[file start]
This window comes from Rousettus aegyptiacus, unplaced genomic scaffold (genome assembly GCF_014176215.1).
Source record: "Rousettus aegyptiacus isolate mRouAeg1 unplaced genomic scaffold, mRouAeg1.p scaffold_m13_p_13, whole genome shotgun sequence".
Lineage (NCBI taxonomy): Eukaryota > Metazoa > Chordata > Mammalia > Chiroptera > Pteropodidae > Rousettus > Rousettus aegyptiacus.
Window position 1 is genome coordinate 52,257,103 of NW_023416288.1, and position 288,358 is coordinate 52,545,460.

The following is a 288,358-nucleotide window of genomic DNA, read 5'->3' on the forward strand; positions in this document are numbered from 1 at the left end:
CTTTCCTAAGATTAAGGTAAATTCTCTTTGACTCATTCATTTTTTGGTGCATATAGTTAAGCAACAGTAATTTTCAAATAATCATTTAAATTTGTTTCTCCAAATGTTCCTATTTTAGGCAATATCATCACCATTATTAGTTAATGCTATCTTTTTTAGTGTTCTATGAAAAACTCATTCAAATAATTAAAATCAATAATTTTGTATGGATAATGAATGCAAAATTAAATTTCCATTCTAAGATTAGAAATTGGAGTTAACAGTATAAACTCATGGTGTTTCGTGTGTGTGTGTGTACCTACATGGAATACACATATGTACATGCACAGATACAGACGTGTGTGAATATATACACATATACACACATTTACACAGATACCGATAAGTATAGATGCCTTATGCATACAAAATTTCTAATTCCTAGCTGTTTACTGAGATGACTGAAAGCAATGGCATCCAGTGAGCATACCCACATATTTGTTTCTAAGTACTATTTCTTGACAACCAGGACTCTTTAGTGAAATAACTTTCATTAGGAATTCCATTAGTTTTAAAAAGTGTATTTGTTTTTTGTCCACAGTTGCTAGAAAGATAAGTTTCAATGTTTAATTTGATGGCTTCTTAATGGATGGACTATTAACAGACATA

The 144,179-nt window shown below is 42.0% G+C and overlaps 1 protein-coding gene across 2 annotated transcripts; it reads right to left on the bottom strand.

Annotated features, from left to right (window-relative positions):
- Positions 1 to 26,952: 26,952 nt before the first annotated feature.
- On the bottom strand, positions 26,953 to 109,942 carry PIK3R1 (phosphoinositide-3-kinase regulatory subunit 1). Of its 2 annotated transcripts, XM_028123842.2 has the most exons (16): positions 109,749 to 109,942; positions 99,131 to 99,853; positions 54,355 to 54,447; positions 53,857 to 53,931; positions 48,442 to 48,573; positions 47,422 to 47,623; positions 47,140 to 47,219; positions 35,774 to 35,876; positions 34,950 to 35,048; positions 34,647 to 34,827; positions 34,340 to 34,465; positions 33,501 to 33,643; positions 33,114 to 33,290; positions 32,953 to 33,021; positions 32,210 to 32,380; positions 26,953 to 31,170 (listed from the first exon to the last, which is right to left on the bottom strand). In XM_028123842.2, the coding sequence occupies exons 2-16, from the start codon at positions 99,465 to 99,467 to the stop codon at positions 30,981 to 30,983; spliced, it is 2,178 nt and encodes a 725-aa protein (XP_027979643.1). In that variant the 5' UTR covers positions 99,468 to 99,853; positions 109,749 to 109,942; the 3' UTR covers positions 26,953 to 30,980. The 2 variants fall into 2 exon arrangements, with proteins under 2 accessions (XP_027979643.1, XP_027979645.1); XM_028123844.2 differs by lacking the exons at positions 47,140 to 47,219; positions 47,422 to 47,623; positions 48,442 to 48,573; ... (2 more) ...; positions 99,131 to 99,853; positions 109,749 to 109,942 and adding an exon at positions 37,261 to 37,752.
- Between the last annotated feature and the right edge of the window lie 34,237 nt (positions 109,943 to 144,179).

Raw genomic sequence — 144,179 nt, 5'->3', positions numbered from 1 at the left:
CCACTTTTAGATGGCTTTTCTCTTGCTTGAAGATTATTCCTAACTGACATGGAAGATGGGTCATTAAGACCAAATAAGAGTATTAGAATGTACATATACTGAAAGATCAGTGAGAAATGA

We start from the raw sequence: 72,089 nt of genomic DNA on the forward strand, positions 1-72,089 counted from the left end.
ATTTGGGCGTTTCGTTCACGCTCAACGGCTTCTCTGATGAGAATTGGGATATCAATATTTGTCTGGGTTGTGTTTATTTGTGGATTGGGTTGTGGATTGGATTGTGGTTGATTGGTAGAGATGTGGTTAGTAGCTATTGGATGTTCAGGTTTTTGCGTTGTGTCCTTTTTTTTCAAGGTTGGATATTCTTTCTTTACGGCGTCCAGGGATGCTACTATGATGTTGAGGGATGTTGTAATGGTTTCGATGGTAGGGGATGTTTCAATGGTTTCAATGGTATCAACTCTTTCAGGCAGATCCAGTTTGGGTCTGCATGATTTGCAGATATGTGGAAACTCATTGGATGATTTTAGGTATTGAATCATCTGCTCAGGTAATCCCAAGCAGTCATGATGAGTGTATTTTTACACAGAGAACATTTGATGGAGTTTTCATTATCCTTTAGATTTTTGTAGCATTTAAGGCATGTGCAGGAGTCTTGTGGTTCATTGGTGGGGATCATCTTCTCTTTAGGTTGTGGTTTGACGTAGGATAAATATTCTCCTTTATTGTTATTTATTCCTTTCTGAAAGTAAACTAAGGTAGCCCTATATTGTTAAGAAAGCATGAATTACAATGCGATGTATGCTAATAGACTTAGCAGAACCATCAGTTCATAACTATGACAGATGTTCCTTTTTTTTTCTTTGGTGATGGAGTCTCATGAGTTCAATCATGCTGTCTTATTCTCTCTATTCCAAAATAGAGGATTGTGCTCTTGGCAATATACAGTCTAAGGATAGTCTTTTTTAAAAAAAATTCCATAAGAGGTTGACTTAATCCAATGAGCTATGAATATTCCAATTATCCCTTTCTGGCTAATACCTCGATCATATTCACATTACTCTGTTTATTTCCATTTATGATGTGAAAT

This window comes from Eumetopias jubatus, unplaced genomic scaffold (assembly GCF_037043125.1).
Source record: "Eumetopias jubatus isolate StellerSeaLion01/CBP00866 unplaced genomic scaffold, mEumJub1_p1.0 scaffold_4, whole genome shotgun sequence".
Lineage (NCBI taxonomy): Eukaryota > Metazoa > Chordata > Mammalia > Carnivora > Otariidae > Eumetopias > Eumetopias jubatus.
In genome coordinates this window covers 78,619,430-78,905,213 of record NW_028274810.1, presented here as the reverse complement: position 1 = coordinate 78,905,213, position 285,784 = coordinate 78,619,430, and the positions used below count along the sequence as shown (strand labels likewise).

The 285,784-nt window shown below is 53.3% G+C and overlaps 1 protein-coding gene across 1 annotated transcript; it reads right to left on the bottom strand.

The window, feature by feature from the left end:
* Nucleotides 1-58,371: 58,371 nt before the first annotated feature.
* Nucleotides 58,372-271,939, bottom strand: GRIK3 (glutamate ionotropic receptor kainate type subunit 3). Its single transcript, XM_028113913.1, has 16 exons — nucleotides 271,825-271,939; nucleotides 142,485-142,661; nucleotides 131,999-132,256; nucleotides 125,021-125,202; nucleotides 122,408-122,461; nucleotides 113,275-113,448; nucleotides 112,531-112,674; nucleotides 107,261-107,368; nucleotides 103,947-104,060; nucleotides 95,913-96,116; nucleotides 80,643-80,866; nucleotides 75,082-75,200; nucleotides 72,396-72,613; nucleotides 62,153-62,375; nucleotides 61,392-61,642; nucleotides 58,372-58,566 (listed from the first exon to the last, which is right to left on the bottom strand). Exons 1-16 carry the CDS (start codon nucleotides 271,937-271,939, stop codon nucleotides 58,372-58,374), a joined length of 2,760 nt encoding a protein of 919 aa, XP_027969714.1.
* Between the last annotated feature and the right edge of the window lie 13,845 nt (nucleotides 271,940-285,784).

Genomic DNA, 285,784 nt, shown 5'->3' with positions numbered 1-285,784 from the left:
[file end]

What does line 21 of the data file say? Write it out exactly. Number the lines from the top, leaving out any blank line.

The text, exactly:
The window, feature by feature from the left end: